In the summary table, a carcinogenic potency value
(TD50) is reported for each chemical in each species
that has a positive author’s evaluation of carcinogenicity in
at least one experiment. TD50 values for each species in
the summary table are averages calculated by taking the harmonic
mean of the most potent TD50 values from among target
sites in each positive experiment from the Carcinogenic Potency
Database (CPDB). If there is only one positive experiment on the
chemical in the species, then the most potent TD50 value from that experiment
is reported. When more than one experiment is positive in the
species, the reported TD50 value is a harmonic mean of
the most potent TD50 value from each positive
experiment, selected from the tissue-tumor combinations (target
sites) that were evaluated by he published author of the experiment
as evidence of carcinogenicity. The harmonic mean (TH)
is defined as:
The harmonic mean TD50 is a summary measure that takes into account all positive results for a chemical in each species, from experiments that may differ, for example, in animal strain, route of administration, dose levels tested, duration of experiment, and whether an author published results on survival. In contrast, use of the most potent site (lowest TD50 value in any experiment) would reflect only results from a single experiment and not take these differences into account.
The harmonic mean TD50 value, as we showed in earlier work, is similar to the most potent site from among all experiments, and more similar than the geometric or arithmetic mean (1). For various purposes one may wish to use different summary measures of TD50. It generally makes little difference in the TD50 value whether one uses the most potent target site in the CPDB or the harmonic mean of the most potent TD50 from all positive experiments (1). In the CPDB overall, for 45% of rat carcinogens and 34% of mouse carcinogens, there is only one positive experiment, and therefore the harmonic mean of TD50 is the same as the most potent site. For 99% of mouse carcinogens and 97% of rat carcinogens, the harmonic mean is within a factor of 3 of the most potent site.
To obtain the harmonic mean, TD50 values from each experiment are used only from among target sites that the published author evaluated as evidence of carcinogenicity. We use the author’s opinion to determine positivity because it often takes into account more information than statistical significance alone, such as historical control rates for particular sites, survival and latency, and/or dose-response. Generally, this designation by author’s opinion corresponds well with the results of statistical tests for the significance of the dose-response effect (p<0.01).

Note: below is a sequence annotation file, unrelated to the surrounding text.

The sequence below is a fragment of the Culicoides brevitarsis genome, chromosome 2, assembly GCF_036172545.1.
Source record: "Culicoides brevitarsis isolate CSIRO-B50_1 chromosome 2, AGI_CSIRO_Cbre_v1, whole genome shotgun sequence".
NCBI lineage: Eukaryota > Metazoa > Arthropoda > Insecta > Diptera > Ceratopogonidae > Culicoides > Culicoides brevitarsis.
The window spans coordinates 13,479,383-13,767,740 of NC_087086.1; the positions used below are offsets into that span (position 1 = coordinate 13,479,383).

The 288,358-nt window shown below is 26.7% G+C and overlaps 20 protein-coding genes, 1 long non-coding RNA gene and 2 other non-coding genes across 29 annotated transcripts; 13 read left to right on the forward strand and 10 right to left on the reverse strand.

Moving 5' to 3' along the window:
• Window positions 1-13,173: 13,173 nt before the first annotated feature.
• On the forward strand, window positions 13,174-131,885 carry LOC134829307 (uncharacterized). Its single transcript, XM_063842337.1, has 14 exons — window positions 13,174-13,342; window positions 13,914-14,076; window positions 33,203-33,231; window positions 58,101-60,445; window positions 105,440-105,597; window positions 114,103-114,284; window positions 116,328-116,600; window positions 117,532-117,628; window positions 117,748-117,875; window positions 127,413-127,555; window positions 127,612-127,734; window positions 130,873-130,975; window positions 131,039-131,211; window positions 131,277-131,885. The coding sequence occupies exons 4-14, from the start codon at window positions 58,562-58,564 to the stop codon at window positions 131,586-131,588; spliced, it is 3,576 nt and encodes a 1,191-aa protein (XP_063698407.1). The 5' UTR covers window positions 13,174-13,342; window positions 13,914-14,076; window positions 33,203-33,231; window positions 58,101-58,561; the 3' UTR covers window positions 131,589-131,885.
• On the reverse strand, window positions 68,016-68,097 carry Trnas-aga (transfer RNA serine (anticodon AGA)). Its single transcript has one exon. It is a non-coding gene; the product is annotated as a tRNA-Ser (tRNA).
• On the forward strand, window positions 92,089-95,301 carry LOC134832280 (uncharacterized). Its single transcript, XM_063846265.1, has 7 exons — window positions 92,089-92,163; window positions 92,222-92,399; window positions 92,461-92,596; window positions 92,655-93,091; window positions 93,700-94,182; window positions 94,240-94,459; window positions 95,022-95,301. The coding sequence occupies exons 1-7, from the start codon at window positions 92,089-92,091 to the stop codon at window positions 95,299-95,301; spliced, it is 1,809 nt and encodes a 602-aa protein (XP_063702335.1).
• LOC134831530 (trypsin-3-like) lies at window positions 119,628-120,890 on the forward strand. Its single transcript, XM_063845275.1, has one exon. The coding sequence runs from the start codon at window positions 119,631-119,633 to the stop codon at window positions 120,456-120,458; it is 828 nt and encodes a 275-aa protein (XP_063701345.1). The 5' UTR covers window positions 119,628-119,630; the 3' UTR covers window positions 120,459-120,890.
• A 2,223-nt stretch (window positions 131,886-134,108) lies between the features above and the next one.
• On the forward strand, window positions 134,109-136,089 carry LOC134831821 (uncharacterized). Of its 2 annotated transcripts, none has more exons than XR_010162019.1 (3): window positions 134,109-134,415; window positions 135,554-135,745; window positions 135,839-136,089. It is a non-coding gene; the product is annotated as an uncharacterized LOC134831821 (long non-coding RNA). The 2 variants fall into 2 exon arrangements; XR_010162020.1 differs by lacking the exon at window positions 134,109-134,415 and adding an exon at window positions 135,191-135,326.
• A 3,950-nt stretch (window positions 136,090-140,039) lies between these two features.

The most potent (lowest) TD50 value from each positive experiment is selected from among values with a statistically significant dose response (p<0.1) for tissue-tumor target sites that the published author considered to be induced by compound administration. If no target sites have a significant dose response, then the most potent (lowest TD50) is selected from among positively evaluated target sites with p≥0.1. If some experiments in a species have a positive evaluation and statistically significant results while others have only positive evaluations but statistically non-significant results (p≥0.1), the non-significant experimental results are not used in the calculation of the harmonic mean.Forty-four chemicals had an experiment for which no TD50 could be estimated because all dosed animals had the tumor of interest, and only summary data (not lifetable) on tumor incidence were available. The 99% upper confidence limit of TD50 from that experiment is used in calculating the harmonic mean, as a replacement for the TD50. These cases are marked in the table with a “P” superscript. For 9 of these chemicals, all animals had tumors at the target site in all positive experiments. The 99% upper confidence limit replaces a harmonic mean in these cases, and the reported value is marked with a “<” symbol to indicate that any TD50 value would be lower.
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Last updated: March 3, 2010